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Chinese tourists curious to see the ‘real’ North Korea

Chinese tourists curious to see the ‘real’ North Korea

Chinese tourists visit North Korea because they are curious about their “mysterious” southern neighbour, and want to see the reality of people’s lives under dictator Kim Jong-un for themselves, a study by a University of Waikato PhD student has found.

Tourism Management PhD student Fangxuan Li, 25, has been awarded a $1,000 prize for best paper at the 18th Annual Waikato Management School (WMS) Student Research Conference, held on 12 June.

North Korea receives around 100,000 foreign visitors a year, 80% of whom are Chinese. Fangxuan’s study looks at Chinese tourists’ perceptions of North Korea, and their reasons for wanting to visit the isolated country.

In recent years, North Korea has been actively trying to promote its highly controlled tourism industry to wealthy foreigners. Last year the government opened a new luxury ski resort in the Masik Pass, although foreigners are still heavily restricted in their movements.

Fangxuan grew up in the Chinese border town of Dandong and could see North Korea out of his bedroom window. “My grandfather fought in the Korean War in the 50s, so I’ve heard a lot of stories while growing up,” he says.

Many Chinese tourists want to know the ‘real truth’ about North Korea, or to seek out potential business opportunities, his research found. During their trip, they are keen to sample traditional Korean food; visit Mt Kumgang National Park; see historic war monuments; and go to the famous Arrirang Festival.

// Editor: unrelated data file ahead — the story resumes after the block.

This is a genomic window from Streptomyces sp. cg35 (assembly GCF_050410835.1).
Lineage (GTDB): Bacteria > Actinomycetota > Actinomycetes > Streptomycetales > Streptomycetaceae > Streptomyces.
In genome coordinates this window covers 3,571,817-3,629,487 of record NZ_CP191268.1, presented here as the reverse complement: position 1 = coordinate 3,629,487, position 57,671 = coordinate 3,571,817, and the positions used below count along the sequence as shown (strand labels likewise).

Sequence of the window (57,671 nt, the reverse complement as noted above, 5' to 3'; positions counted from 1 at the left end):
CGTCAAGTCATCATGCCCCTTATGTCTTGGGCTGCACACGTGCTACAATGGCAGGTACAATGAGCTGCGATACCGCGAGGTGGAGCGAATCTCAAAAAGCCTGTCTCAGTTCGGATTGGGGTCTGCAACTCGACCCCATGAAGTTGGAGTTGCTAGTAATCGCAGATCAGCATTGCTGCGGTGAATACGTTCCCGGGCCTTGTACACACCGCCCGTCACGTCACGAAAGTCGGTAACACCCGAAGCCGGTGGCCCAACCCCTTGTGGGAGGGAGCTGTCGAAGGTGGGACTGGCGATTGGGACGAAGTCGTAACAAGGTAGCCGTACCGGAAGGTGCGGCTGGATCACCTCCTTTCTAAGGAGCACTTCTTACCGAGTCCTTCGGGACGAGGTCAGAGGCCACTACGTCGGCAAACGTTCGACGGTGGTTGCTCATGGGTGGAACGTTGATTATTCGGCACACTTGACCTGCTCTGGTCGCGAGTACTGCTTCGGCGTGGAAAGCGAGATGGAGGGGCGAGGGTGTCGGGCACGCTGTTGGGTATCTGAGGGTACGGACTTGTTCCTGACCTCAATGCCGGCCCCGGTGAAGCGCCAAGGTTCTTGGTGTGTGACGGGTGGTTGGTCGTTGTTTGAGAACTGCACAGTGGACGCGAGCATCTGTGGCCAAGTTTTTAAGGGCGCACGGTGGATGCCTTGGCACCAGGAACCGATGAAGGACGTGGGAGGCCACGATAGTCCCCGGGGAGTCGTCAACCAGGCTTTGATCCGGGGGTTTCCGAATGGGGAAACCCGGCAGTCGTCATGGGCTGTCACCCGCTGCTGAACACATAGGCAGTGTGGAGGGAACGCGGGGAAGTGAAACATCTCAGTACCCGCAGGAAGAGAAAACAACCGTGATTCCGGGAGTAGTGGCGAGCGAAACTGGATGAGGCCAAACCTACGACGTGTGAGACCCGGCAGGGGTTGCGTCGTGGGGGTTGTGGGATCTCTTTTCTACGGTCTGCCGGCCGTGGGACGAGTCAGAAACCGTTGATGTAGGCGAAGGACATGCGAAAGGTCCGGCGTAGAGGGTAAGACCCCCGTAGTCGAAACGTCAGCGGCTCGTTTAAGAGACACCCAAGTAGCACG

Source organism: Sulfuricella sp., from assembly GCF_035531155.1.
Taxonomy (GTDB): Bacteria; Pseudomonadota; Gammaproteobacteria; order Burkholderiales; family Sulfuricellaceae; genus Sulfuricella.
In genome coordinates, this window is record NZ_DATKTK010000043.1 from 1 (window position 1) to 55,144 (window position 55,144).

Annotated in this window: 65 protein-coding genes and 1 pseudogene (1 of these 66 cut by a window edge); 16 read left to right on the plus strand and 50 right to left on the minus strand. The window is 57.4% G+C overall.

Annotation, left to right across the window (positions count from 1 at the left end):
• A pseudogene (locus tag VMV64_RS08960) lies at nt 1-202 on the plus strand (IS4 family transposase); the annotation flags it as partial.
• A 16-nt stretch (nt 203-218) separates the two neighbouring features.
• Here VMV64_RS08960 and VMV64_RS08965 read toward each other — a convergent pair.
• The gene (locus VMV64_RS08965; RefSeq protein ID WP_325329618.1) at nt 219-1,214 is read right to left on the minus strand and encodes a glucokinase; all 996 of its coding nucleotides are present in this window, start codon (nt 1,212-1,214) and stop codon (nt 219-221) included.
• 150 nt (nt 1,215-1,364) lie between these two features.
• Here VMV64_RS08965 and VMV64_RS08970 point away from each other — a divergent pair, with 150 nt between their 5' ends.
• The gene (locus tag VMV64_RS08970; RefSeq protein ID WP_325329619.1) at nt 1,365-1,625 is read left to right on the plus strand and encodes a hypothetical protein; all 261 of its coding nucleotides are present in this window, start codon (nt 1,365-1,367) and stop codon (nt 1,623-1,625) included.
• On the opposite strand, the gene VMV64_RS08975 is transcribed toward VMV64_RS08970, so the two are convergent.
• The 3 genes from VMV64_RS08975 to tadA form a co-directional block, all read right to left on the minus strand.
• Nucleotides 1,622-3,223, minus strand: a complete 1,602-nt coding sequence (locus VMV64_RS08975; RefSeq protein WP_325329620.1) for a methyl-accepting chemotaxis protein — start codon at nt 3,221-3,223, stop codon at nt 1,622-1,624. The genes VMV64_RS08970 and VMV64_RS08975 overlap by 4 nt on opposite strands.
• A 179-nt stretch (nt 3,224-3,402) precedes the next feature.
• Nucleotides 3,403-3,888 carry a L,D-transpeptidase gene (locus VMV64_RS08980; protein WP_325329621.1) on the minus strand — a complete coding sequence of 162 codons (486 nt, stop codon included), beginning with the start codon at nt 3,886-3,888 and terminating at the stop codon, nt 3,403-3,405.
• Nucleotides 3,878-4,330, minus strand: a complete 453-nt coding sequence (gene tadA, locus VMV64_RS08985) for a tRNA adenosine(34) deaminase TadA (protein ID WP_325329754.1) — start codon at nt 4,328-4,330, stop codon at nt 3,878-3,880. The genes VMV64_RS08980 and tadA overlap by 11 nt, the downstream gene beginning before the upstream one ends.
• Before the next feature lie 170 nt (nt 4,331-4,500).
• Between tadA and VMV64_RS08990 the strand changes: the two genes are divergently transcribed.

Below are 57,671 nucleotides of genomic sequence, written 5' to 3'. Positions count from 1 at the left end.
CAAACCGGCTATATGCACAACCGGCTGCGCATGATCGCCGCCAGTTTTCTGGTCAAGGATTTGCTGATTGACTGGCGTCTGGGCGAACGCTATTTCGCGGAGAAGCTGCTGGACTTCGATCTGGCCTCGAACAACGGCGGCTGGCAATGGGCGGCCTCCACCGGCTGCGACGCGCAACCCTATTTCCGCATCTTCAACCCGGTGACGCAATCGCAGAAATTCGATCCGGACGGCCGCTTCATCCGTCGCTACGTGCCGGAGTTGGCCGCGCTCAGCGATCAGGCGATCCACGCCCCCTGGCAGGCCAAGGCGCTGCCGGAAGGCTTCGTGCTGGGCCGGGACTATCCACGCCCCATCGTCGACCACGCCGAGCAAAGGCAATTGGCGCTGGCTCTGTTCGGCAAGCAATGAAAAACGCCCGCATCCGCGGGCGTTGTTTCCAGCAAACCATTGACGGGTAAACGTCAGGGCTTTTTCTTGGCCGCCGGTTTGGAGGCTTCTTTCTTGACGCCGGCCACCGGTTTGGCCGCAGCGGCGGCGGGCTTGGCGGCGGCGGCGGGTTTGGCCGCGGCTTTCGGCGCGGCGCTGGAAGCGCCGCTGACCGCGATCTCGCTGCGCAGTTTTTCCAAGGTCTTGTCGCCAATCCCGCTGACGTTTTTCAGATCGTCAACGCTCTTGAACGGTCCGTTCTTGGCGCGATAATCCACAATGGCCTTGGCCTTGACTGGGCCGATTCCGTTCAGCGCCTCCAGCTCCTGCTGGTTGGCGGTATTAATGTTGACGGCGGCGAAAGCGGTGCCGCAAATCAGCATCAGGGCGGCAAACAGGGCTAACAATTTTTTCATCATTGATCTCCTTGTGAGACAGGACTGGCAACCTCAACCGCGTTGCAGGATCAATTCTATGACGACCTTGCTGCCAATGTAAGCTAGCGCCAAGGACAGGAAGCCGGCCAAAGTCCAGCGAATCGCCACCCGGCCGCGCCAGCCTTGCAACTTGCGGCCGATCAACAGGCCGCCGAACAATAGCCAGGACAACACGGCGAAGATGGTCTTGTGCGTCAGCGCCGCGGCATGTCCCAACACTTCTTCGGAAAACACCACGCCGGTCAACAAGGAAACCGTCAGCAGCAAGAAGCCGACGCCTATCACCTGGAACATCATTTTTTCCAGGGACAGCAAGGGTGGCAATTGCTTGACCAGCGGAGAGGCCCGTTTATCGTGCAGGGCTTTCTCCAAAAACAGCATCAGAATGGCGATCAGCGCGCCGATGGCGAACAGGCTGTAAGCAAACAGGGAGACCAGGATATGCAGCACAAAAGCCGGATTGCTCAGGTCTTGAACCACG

Overall, they perceive North Korea as an attractive tourism destination with an unspoiled natural environment, which is relatively cheaper to visit than many other countries.

Having visited the country three times, Fangxuan says: “It’s a really, really poor country and there are political slogans everywhere. Their economic situation is not good, so they want more people to come and bring foreign currency with them. But North Koreans are very proud of their country and their leaders.”

His study found that elderly travelers have a nostalgic view of life in North Korea as being similar to that of China during the Cultural Revolution of the 1960s and 70s. “But for younger people, there are too many limitations placed on them over there, and they don’t like it.”

Also at the conference, Management Systems PhD student Heidi Lu (University of Waikato) was awarded a $500 prize for best abstract. Her PhD thesis will examine how cloud-based digital technologies can play a greater role in helping authorities to prepare for and respond to natural disaster events, such as earthquakes.

As real-time technologies provide the ability to gather and disseminate information very quickly, this approach has the potential to improve the effectiveness of emergency decision-making, says Heidi.

The annual Waikato Management School Student Research Conference gives postgraduate management/business students from around New Zealand an opportunity to present their research in a friendly, supportive environment, and receive constructive feedback from other students and senior academics.



Other research topics presented by students at the conference included:

• Measuring risk in small business – Samir Harith (Finance)
• The process of intuition for entrepreneurial decision-making – Ana Wang (Strategy and HR Management)
• Measuring sustainability and well-being – Mubashir Qasim (Economics)
• Transcending industrialism to advance sustainability marketing – Long Yang (Marketing)
• Climate risk disclosure reporting in major global companies – Laurence McLean (Strategy and HR Management)
• Communication networks of men with prostate cancer – Dot Brown (Management Communication)


ENDS

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